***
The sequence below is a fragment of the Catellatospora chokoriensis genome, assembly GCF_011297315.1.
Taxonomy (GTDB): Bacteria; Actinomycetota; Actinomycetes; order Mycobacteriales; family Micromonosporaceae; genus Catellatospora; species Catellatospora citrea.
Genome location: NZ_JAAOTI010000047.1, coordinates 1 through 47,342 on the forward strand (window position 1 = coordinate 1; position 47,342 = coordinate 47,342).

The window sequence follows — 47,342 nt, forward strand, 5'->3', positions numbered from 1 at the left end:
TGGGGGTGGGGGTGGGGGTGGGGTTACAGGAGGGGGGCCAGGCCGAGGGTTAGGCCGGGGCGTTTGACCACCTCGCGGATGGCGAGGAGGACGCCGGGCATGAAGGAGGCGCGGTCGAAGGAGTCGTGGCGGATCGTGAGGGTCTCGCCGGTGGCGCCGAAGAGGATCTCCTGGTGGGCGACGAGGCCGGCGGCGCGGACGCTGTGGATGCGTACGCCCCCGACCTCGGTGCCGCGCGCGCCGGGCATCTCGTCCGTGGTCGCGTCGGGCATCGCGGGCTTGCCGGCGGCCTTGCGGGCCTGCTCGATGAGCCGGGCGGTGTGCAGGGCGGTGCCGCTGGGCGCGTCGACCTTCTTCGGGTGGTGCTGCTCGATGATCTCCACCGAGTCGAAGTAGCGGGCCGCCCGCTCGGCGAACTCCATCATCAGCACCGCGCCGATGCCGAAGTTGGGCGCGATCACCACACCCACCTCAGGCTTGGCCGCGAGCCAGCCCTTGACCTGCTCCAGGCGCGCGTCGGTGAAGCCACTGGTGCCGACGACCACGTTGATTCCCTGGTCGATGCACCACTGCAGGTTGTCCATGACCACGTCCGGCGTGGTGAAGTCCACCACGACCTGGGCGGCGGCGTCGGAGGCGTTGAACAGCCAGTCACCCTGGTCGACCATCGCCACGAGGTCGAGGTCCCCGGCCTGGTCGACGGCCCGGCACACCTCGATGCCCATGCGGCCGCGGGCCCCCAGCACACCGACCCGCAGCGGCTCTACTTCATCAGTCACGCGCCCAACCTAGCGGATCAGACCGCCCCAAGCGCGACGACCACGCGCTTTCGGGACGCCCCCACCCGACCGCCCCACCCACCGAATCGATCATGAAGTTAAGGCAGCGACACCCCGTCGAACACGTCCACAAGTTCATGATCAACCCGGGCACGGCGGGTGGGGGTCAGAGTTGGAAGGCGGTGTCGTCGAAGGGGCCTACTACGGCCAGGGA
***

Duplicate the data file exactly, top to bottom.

The sequence below is a fragment of the Catellatospora chokoriensis genome, assembly GCF_011297315.1.
Taxonomy (GTDB): Bacteria; Actinomycetota; Actinomycetes; order Mycobacteriales; family Micromonosporaceae; genus Catellatospora; species Catellatospora citrea.
Genome location: NZ_JAAOTI010000047.1, coordinates 1 through 47,342 on the forward strand (window position 1 = coordinate 1; position 47,342 = coordinate 47,342).

The window sequence follows — 47,342 nt, forward strand, 5'->3', positions numbered from 1 at the left end:
TGGGGGTGGGGGTGGGGGTGGGGTTACAGGAGGGGGGCCAGGCCGAGGGTTAGGCCGGGGCGTTTGACCACCTCGCGGATGGCGAGGAGGACGCCGGGCATGAAGGAGGCGCGGTCGAAGGAGTCGTGGCGGATCGTGAGGGTCTCGCCGGTGGCGCCGAAGAGGATCTCCTGGTGGGCGACGAGGCCGGCGGCGCGGACGCTGTGGATGCGTACGCCCCCGACCTCGGTGCCGCGCGCGCCGGGCATCTCGTCCGTGGTCGCGTCGGGCATCGCGGGCTTGCCGGCGGCCTTGCGGGCCTGCTCGATGAGCCGGGCGGTGTGCAGGGCGGTGCCGCTGGGCGCGTCGACCTTCTTCGGGTGGTGCTGCTCGATGATCTCCACCGAGTCGAAGTAGCGGGCCGCCCGCTCGGCGAACTCCATCATCAGCACCGCGCCGATGCCGAAGTTGGGCGCGATCACCACACCCACCTCAGGCTTGGCCGCGAGCCAGCCCTTGACCTGCTCCAGGCGCGCGTCGGTGAAGCCACTGGTGCCGACGACCACGTTGATTCCCTGGTCGATGCACCACTGCAGGTTGTCCATGACCACGTCCGGCGTGGTGAAGTCCACCACGACCTGGGCGGCGGCGTCGGAGGCGTTGAACAGCCAGTCACCCTGGTCGACCATCGCCACGAGGTCGAGGTCCCCGGCCTGGTCGACGGCCCGGCACACCTCGATGCCCATGCGGCCGCGGGCCCCCAGCACACCGACCCGCAGCGGCTCTACTTCATCAGTCACGCGCCCAACCTAGCGGATCAGACCGCCCCAAGCGCGACGACCACGCGCTTTCGGGACGCCCCCACCCGACCGCCCCACCCACCGAATCGATCATGAAGTTAAGGCAGCGACACCCCGTCGAACACGTCCACAAGTTCATGATCAACCCGGGCACGGCGGGTGGGGGTCAGAGTTGGAAGGCGGTGTCGTCGAAGGGGCCTACTACGGCCAGGGA